The rise in prices resulting from a tight supply of listings has made owning a home a lot more expensive in recent years. However, a strong labor market, generally relaxed lending standards, and relatively low mortgage rates are still enabling many Americans to make the leap from renting to buying. In fact, updated data from the U.S. Census Bureau showed that the homeownership rate in this country rose during the second quarter of 2018 to 64.3 percent, the highest reading since 2014. The rebound in homeownership has been helped by the growing number of aging Millennials that are getting married and having kids (household formation).
Compared to older generations, though, Gen-Y has a significantly lower rate of homeownership at this stage in life (see below). Student loans can receive much of the blame because although Millennials are by far the best-educated cohort of the U.S. workforce, many young adults had to borrow a lot of money to pay for college. These often substantial liabilities can make setting aside enough money for a down payment on a home extremely difficult, especially with wage growth being sluggish for most of the current economic expansion. Moreover, researchers at the Urban Institute estimated that each additional $50,000 in education debt can lower a person’s likelihood of owning a home by 15 percentage points.
However, student loans are not the only reason that homeownership is relatively low among young adults. Some Millennials, for instance, may simply be hesitant to invest the little savings they have been able to amass in real estate when other ventures appear more rewarding. Indeed, home prices in inflation-adjusted terms fell by roughly 50 percent from peak to trough due to the bursting of the housing bubble and subsequent financial crisis and “Great Recession.” Years later home values have yet to fully recover even with the rapid price gains seen recently. The stock market, on the other hand, fell by even more during this same period but also rebounded significantly faster. In fact, the benchmark S&P 500 is now about 50 percent above its pre-crisis peak in inflation-adjusted terms.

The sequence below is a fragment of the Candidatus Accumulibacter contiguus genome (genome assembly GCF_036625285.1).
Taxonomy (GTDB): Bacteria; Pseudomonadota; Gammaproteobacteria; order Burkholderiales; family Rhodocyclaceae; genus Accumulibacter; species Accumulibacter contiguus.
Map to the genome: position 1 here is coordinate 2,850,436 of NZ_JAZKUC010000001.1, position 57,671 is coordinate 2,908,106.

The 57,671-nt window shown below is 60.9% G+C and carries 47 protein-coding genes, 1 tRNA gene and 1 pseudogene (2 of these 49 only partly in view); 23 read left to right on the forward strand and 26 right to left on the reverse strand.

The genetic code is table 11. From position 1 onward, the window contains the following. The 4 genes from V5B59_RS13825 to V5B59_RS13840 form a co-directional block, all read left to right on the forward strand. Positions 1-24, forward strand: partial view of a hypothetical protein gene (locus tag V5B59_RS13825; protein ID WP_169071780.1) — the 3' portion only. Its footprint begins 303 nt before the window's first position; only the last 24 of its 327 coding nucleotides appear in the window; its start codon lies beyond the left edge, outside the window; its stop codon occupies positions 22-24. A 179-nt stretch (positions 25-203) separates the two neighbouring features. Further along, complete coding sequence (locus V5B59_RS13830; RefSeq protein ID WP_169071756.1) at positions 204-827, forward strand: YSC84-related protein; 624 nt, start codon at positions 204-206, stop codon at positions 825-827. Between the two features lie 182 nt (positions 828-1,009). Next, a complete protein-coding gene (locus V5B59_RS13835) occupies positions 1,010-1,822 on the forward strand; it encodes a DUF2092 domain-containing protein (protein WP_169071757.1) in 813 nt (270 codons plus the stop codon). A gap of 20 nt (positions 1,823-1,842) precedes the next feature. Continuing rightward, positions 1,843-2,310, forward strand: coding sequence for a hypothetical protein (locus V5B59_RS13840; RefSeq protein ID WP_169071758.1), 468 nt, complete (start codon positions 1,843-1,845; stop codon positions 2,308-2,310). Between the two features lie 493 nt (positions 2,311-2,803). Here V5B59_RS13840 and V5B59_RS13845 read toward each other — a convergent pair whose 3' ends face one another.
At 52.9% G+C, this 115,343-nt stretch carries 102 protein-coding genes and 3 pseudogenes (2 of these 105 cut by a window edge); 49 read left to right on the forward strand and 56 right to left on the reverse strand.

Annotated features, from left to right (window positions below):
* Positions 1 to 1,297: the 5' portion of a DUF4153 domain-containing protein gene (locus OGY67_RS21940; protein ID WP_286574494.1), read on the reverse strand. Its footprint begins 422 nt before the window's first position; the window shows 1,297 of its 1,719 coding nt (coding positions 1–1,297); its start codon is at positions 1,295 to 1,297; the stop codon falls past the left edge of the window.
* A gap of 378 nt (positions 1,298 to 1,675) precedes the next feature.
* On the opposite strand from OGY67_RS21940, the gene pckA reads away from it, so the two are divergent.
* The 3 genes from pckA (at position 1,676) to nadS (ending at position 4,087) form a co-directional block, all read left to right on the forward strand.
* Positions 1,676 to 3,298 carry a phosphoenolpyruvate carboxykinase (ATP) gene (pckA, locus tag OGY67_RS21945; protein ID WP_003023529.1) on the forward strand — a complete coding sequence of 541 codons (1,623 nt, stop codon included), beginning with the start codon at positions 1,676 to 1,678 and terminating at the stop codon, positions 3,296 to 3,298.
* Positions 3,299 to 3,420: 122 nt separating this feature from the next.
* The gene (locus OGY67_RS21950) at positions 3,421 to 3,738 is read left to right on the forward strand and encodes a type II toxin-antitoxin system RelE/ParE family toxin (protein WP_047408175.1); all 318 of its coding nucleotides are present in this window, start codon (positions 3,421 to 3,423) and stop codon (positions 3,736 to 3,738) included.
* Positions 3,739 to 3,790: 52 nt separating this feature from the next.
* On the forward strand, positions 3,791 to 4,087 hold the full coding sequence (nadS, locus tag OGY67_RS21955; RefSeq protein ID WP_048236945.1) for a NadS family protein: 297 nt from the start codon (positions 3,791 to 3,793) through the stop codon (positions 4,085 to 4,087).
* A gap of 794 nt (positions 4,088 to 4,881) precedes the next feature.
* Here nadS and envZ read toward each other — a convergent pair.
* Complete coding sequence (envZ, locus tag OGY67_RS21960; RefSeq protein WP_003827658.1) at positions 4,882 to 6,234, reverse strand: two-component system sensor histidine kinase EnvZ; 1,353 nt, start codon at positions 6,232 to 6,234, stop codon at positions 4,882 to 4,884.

The housing market’s recent underperformance has also been noticed by older Americans, and a new Bankrate poll revealed that a plurality of adults of all ages now view the stock market as the best long-term investment. That is the first time in four years that respondents have not considered real estate to be the best place to park their money for the long run. In some ways this is an encouraging development since too many Americans had to learn the hard way from the bursting of the housing bubble that the “home values only go up” adage is not always true. It is especially important that older individuals are aware of this because they are the most sensitive to a housing market collapse and could even have to postpone retirement if homes suddenly become extremely illiquid assets that are rapidly losing value.
In such a scenario any retirees without additional savings could also be at risk of having to borrow against their declining home value in response to medical bills and other large, unexpected expenses. What is worse is that this may not even be an option for many seniors because a report from the Kaiser Family Foundation revealed that an alarming number of older Americans have very little home equity. However, all of this does not mean people should avoid using real estate as a long-term investment vehicle. Instead, savers should strive to use every tool at their disposal (real estate, 401(k)s, IRAs, etc.) to essentially diversify their retirement assets in the same way that a portfolio of stocks would be diversified. Doing this can lessen their sensitivity to the value of any single retirement asset and in turn help ensure financial security in old age.
Sources: U.S. Census Bureau, CNBC, Bloomberg, Bankrate, KFF
Post author: Charles Couch